Tour de France 2022 stage 6 preview - A long way to Longwy

Stage 6: Binche to Longwy

Date: July 7, 2022

Distance: 219.9km

Stage timing: 12:05 - 17:15 CEST

Stage type: Hilly

The longest stage of the 2022 Tour de France starts in the Belgian city of Binche, known for the Binche-Chimay-Binche one-day race and also the hometown of WorldTour team Intermarché–Wanty–Gobert. 

In 2019 the Tour de France stage from Binche to Épernay saw Julian Alaphilippe take solo victory alongside the yellow jersey – a historic day for French spectators.

The first 69km skirt into Belgium before crossing into France, and the stage continues close to the Belgian border all the way to Longwy.

Soon after reaching France, the race comes across the first third-category climb of the Tour, the Côte des Mazures, before continuing through relatively flat terrain until 60km to go when the profile becomes rolling again.

The last 20km are up and down with the fourth-category Côte de Montigny-sur-Chiers, an unclassified climb, the third-category, 12.3% Côte de Pulventeux that crests with 5.3km to go, and the 1.6-kilometre finishing climb up the Côte des Religieuses.

Longwy is now a seasoned stage town at the Tour, having hosted seven stages, and when it last featured in 2017 it was Peter Sagan who took victory atop the Côte des Religieuses – confirming this is a stage for the puncheurs.

In addition to the hills, strong winds are forecast for Thursday in the region, with cross-tail winds from the north set to blow during the afternoon. After the damp squib of the Danish Grand Départ, where crosswinds were predicted but never came, stage 6 could see the first crosswind carnage of the race.

This stage could bring the GC favourites out to play, but with the next day’s summit finish in mind it is more likely that they will be content to follow moves on the hills before the finishing climb.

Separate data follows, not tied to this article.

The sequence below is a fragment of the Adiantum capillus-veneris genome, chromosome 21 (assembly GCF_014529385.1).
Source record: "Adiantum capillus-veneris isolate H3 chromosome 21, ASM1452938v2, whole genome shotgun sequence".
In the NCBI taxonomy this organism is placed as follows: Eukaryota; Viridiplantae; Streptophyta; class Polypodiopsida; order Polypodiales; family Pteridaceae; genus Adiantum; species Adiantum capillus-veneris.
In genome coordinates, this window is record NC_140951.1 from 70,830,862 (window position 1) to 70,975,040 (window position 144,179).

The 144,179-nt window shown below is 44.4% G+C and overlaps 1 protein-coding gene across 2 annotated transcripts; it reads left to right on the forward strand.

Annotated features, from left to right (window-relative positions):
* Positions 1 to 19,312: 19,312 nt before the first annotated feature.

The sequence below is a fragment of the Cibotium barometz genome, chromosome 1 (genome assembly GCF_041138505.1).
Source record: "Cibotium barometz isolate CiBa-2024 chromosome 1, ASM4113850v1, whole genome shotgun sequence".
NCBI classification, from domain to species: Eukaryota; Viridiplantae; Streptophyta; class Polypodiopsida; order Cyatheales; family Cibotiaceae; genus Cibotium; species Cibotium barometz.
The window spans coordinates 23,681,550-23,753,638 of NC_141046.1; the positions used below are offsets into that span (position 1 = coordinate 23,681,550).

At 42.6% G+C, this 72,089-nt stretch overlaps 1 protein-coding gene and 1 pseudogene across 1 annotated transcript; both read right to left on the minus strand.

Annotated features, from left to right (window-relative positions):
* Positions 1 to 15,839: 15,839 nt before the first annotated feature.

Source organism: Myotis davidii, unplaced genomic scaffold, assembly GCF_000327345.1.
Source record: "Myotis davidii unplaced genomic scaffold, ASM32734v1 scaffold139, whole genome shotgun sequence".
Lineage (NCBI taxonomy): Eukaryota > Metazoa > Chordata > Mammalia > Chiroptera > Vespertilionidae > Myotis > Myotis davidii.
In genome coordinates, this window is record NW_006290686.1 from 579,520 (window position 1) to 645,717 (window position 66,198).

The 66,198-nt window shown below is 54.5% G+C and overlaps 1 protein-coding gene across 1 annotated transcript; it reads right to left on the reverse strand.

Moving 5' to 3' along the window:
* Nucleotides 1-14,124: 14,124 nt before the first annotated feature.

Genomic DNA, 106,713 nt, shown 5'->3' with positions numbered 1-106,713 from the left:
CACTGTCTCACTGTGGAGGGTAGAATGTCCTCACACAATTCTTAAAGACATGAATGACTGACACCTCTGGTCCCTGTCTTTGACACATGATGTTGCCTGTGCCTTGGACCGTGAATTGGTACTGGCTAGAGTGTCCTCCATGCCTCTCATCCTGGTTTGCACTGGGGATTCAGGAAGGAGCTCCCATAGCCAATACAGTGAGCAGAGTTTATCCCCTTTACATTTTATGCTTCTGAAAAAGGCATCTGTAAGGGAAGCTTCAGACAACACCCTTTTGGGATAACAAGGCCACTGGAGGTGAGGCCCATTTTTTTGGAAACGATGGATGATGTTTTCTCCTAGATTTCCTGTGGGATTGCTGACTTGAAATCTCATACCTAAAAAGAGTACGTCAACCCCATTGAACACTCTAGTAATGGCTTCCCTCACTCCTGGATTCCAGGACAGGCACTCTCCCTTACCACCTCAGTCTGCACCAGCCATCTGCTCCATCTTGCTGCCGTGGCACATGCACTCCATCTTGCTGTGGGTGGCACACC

A small group or a solo rider could fight for the win, but an uphill sprint between the best puncheurs that also includes the GC riders is more likely.

With Wout van Aert still in yellow, but reeling from an unfortunate stage 5 where he had to put Jumbo's GC priorities ahead of his stage win ambitions, we expect to see him eager to celebrate a last gasp in the yellow jersey. This time, he won't be called back by the team to protect his team leaders, either. Of course, Peter Sagan will not only be eager to stop him, but has won in this very spot before - so we may see a resurgence from the Slovakian superstar.

We'd predict a showdown between the most explosive climbers in the race, and no matter how the cards fall it will be a spectacular day for those on the roadside.

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Lukas Knöfler started working in cycling communications in 2013 and has seen the inside of the scene from many angles. Having worked as press officer for teams and races and written for several online and print publications, he has been Cyclingnews’ Women’s WorldTour correspondent since 2018.

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